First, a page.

Belonging to the generation of Franco-Flemish polyphonists that include Josquin, Antoine de Févin (c.1470 – 1511/1512) was a singer in the service of Louis XII and chef de chœur at the Chapelle du Roi. This Hyperion recording from The Brabant Ensemble serves up two of Févin’s ten surviving Masses, one a parody of Josquin, the other inspired from Gregorian chant.
Whatever their provenance, each provides plenty of contrasting material in the frequent divergence from four parts to extended passages for three or two voices. Generally, the singing is accomplished, occasionally ardent, but rarely does it glow with a rapture that invites repeated listening. While there is clear differentiation of tonal weight and tempo, there is not always sufficient life and colour in the line, notwithstanding smooth expression; sometimes energy is injected into Févin’s florid writing, yet there can be blandness, the music trudging rather than dancing, and colouring, particularly from lower voices, is a uniform grey. Even knowing that passages from a Josquin Motet are reassembled in Missa Ave Maria, it’s curious to hear the triple time ‘Osanna I’ sung with such leaden emphasis. On the credit side there is a superb rendition of ‘Agnus Dei II’ in which soprano and alto voices wheel around like two birds in flight, their flawless intonation and impeccable musicianship a delight. And there is much to enjoy from portions of the Missa Salve sancta parens – forward momentum and earthy singing contrasting with welcome restraint, intimacy, and refinement.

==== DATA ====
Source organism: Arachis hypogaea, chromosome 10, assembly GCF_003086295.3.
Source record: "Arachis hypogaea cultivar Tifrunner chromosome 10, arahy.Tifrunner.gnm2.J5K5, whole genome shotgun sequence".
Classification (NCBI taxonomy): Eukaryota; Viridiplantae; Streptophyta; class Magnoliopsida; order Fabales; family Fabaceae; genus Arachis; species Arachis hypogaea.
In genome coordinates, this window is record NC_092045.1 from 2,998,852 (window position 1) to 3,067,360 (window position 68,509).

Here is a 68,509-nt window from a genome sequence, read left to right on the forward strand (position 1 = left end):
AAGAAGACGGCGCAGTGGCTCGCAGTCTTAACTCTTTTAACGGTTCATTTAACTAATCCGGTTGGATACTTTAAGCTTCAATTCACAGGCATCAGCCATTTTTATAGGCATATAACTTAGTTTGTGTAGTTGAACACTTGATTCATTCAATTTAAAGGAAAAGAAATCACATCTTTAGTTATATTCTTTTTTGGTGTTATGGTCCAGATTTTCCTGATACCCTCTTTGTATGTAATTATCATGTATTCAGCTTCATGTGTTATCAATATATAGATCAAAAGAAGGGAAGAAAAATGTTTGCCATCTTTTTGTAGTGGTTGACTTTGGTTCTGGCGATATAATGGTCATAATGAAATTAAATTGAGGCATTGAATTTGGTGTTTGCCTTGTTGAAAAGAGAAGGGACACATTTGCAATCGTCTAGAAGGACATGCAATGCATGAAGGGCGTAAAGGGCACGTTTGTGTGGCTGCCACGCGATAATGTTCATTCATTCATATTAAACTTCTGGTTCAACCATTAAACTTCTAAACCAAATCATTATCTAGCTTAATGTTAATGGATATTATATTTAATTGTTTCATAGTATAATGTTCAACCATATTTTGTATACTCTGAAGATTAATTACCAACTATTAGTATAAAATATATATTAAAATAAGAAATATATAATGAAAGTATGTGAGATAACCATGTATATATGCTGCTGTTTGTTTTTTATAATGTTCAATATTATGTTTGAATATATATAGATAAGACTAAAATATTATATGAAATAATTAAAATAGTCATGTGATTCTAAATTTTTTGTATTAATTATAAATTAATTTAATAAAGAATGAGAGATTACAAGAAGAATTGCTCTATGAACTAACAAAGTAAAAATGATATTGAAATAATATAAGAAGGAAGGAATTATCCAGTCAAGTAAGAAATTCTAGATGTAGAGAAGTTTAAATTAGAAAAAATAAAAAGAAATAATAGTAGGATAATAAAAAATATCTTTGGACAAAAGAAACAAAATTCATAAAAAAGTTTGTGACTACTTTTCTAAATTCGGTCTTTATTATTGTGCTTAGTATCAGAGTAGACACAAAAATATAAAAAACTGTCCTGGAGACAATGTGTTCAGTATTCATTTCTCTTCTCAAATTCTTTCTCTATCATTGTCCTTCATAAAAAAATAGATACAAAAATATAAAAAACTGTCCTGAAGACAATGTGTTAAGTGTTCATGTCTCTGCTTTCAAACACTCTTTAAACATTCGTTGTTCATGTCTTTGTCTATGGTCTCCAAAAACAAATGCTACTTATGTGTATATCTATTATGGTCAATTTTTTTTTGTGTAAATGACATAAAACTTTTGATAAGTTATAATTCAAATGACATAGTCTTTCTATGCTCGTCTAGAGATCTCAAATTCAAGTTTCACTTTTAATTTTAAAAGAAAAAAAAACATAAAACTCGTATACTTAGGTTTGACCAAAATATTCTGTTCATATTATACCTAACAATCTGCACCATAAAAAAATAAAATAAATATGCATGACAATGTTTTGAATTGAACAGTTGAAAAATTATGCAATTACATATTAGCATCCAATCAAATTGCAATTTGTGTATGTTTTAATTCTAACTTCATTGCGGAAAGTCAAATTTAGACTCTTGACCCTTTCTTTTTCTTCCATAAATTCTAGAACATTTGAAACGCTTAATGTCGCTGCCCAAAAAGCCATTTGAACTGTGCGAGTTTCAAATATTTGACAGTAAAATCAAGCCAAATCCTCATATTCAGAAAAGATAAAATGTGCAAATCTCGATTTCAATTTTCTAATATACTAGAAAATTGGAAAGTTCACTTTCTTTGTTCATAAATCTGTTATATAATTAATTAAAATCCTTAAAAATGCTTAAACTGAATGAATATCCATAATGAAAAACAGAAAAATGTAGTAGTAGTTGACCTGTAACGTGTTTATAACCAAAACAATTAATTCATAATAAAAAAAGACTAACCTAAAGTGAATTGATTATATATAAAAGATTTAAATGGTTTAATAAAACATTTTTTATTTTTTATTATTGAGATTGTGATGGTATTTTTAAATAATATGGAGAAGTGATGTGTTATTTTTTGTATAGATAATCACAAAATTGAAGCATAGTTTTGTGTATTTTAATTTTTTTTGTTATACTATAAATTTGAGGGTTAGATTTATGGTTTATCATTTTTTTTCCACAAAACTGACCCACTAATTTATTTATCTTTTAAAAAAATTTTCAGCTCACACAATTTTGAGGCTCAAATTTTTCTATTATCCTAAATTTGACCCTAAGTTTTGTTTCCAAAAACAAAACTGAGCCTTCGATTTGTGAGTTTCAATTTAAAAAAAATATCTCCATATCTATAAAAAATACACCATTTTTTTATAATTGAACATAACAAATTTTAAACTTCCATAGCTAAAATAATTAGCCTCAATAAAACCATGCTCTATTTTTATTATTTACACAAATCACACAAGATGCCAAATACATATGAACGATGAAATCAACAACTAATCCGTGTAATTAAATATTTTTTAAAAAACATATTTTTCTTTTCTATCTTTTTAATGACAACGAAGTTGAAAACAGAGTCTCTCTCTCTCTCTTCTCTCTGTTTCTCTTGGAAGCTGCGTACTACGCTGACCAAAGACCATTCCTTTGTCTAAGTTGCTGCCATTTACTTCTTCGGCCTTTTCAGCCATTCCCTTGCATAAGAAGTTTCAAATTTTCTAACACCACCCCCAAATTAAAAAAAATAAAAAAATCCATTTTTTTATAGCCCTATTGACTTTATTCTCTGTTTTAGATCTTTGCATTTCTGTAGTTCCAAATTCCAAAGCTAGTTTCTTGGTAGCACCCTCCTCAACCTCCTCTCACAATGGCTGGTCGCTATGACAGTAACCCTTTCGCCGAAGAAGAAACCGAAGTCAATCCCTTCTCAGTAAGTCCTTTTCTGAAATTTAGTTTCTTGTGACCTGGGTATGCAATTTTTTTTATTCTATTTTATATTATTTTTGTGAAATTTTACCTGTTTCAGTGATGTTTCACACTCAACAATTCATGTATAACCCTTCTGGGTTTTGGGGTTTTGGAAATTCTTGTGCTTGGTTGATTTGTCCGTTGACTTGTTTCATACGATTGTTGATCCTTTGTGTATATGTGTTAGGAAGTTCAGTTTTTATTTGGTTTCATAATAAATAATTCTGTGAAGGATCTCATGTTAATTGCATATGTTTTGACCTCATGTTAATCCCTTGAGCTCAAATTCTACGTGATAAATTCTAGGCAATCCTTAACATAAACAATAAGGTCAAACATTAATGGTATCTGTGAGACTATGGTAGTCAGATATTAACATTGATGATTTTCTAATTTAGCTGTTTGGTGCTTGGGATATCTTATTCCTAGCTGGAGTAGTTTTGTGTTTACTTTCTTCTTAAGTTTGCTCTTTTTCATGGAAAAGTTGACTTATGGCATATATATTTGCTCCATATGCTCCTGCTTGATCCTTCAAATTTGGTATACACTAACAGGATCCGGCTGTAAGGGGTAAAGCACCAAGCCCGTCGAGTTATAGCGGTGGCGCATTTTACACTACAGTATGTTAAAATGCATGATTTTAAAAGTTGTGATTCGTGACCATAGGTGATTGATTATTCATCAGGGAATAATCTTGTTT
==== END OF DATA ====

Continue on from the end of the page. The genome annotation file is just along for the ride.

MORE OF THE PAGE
There are two versions of Févin’s admirable Sancta Trinitas, scored for four then six voices, the latter augmented by the composer’s younger contemporary Arnold von Bruck, its flowing lines building towards a majestic evocation of the Holy Trinity and sung with relish. By far the most impressive work is Ascendens Christus in altum in which The Brabant Ensemble demonstrably moves up a gear in response to its richer sonorities and shapely phrases with a gratifying lightness of touch and elasticity.
This account alone is an excellent reason to look out for Févin, and this generous forty-two-track release is supplied with Stephen Rice’s comprehensive booklet note and texts and translations.